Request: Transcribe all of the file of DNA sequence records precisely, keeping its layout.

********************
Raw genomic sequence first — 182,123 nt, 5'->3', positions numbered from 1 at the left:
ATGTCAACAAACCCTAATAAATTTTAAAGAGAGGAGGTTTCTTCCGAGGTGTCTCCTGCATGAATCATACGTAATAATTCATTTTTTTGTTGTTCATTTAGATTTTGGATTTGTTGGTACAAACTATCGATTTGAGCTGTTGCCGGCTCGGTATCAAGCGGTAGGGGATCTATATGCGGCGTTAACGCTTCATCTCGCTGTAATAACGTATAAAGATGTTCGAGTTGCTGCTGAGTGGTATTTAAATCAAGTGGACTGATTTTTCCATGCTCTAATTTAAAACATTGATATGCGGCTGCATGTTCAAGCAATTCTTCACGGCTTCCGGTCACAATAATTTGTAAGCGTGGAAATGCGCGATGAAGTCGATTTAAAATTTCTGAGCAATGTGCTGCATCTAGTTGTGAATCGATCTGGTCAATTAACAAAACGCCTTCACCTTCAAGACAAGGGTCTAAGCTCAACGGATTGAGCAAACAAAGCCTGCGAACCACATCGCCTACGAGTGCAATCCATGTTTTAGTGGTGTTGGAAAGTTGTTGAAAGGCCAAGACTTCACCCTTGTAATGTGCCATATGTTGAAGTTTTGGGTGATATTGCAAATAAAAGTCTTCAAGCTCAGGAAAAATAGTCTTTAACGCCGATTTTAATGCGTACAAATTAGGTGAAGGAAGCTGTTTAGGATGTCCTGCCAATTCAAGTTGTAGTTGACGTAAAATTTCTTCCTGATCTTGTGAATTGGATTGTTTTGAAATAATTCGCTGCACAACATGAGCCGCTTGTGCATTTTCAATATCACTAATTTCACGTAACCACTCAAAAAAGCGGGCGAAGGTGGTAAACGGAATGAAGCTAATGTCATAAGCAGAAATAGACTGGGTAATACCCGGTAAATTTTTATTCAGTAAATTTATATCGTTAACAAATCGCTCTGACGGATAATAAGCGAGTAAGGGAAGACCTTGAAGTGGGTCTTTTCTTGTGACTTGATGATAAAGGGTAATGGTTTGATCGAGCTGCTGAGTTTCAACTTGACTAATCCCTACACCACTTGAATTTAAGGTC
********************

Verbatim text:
Raw genomic sequence first — 182,123 nt, 5'->3', positions numbered from 1 at the left:
ATGTCAACAAACCCTAATAAATTTTAAAGAGAGGAGGTTTCTTCCGAGGTGTCTCCTGCATGAATCATACGTAATAATTCATTTTTTTGTTGTTCATTTAGATTTTGGATTTGTTGGTACAAACTATCGATTTGAGCTGTTGCCGGCTCGGTATCAAGCGGTAGGGGATCTATATGCGGCGTTAACGCTTCATCTCGCTGTAATAACGTATAAAGATGTTCGAGTTGCTGCTGAGTGGTATTTAAATCAAGTGGACTGATTTTTCCATGCTCTAATTTAAAACATTGATATGCGGCTGCATGTTCAAGCAATTCTTCACGGCTTCCGGTCACAATAATTTGTAAGCGTGGAAATGCGCGATGAAGTCGATTTAAAATTTCTGAGCAATGTGCTGCATCTAGTTGTGAATCGATCTGGTCAATTAACAAAACGCCTTCACCTTCAAGACAAGGGTCTAAGCTCAACGGATTGAGCAAACAAAGCCTGCGAACCACATCGCCTACGAGTGCAATCCATGTTTTAGTGGTGTTGGAAAGTTGTTGAAAGGCCAAGACTTCACCCTTGTAATGTGCCATATGTTGAAGTTTTGGGTGATATTGCAAATAAAAGTCTTCAAGCTCAGGAAAAATAGTCTTTAACGCCGATTTTAATGCGTACAAATTAGGTGAAGGAAGCTGTTTAGGATGTCCTGCCAATTCAAGTTGTAGTTGACGTAAAATTTCTTCCTGATCTTGTGAATTGGATTGTTTTGAAATAATTCGCTGCACAACATGAGCCGCTTGTGCATTTTCAATATCACTAATTTCACGTAACCACTCAAAAAAGCGGGCGAAGGTGGTAAACGGAATGAAGCTAATGTCATAAGCAGAAATAGACTGGGTAATACCCGGTAAATTTTTATTCAGTAAATTTATATCGTTAACAAATCGCTCTGACGGATAATAAGCGAGTAAGGGAAGACCTTGAAGTGGGTCTTTTCTTGTGACTTGATGATAAAGGGTAATGGTTTGATCGAGCTGCTGAGTTTCAACTTGACTAATCCCTACACCACTTGAATTTAAGGTC